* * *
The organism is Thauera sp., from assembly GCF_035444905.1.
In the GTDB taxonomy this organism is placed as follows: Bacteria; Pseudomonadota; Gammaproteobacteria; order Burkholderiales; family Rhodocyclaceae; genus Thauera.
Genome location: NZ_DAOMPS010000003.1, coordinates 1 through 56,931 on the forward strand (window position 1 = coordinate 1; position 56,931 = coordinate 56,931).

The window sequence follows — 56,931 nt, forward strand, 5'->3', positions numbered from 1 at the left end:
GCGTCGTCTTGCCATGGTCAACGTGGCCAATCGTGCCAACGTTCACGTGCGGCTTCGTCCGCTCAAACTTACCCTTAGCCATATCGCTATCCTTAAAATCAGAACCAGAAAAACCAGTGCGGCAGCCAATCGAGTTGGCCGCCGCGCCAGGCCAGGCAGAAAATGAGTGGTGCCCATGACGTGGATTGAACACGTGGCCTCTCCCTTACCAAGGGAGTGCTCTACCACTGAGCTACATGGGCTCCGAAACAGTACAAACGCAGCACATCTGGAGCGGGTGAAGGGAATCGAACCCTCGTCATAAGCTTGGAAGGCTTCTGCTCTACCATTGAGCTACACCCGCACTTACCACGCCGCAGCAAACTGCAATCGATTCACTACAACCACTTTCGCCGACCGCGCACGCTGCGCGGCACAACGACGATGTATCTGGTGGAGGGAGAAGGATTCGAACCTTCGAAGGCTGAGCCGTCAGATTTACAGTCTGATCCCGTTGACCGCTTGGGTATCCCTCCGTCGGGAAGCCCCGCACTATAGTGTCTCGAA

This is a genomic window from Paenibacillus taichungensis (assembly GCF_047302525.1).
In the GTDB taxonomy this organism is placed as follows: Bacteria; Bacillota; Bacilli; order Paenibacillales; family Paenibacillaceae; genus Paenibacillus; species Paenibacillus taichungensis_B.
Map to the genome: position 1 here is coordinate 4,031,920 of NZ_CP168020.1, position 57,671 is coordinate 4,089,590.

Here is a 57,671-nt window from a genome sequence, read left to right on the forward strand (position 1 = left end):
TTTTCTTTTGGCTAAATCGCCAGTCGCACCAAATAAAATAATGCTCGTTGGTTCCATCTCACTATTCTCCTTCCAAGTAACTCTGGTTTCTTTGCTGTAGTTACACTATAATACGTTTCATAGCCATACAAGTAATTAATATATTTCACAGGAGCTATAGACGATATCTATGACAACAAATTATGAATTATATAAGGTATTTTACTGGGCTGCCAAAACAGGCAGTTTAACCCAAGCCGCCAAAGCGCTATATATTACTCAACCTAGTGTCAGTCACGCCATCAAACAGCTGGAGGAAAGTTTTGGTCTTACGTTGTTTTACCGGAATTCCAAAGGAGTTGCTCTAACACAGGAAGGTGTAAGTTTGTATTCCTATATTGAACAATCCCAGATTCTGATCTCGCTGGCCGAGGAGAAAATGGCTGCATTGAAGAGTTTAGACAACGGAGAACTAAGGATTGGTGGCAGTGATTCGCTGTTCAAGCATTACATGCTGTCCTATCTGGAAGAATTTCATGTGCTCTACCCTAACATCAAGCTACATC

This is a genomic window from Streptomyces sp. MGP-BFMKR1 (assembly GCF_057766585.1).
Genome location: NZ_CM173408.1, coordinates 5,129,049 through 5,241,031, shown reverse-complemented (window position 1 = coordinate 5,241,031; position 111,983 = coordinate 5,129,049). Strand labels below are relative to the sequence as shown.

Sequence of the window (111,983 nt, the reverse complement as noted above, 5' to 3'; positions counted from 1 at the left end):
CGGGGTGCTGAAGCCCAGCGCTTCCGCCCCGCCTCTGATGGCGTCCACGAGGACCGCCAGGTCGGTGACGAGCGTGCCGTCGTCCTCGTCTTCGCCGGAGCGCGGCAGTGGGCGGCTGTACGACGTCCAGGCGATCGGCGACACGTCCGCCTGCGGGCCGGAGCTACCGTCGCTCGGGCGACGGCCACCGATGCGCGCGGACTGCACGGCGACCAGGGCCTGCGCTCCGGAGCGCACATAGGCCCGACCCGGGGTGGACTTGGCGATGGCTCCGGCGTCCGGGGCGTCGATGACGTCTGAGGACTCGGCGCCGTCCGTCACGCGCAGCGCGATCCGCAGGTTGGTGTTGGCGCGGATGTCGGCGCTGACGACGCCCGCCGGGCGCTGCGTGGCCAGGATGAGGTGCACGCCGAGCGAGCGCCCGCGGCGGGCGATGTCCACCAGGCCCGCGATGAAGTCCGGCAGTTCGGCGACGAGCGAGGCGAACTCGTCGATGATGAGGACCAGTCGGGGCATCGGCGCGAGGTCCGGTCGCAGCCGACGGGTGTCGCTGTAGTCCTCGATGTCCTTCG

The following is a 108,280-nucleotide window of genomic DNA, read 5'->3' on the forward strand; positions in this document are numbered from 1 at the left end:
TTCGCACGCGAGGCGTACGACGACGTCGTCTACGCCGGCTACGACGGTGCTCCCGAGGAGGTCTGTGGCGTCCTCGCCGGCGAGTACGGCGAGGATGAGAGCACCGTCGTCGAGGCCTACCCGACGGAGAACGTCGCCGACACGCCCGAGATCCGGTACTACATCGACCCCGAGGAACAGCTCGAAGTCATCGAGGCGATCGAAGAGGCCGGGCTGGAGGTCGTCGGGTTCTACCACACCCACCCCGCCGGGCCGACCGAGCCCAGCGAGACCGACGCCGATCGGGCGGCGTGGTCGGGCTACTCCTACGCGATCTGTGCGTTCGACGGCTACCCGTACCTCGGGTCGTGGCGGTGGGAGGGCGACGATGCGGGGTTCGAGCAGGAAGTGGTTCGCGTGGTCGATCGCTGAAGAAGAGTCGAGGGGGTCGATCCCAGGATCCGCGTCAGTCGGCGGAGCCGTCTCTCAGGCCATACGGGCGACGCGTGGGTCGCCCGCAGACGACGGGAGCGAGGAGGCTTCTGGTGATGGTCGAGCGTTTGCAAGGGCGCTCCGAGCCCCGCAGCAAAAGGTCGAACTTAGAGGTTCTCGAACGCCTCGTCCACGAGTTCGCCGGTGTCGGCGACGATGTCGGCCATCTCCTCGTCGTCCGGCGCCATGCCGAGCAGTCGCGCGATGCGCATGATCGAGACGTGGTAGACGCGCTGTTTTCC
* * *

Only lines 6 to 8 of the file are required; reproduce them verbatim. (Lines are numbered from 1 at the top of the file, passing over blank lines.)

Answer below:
This is a genomic window from Paenibacillus taichungensis (assembly GCF_047302525.1).
In the GTDB taxonomy this organism is placed as follows: Bacteria; Bacillota; Bacilli; order Paenibacillales; family Paenibacillaceae; genus Paenibacillus; species Paenibacillus taichungensis_B.
Map to the genome: position 1 here is coordinate 4,031,920 of NZ_CP168020.1, position 57,671 is coordinate 4,089,590.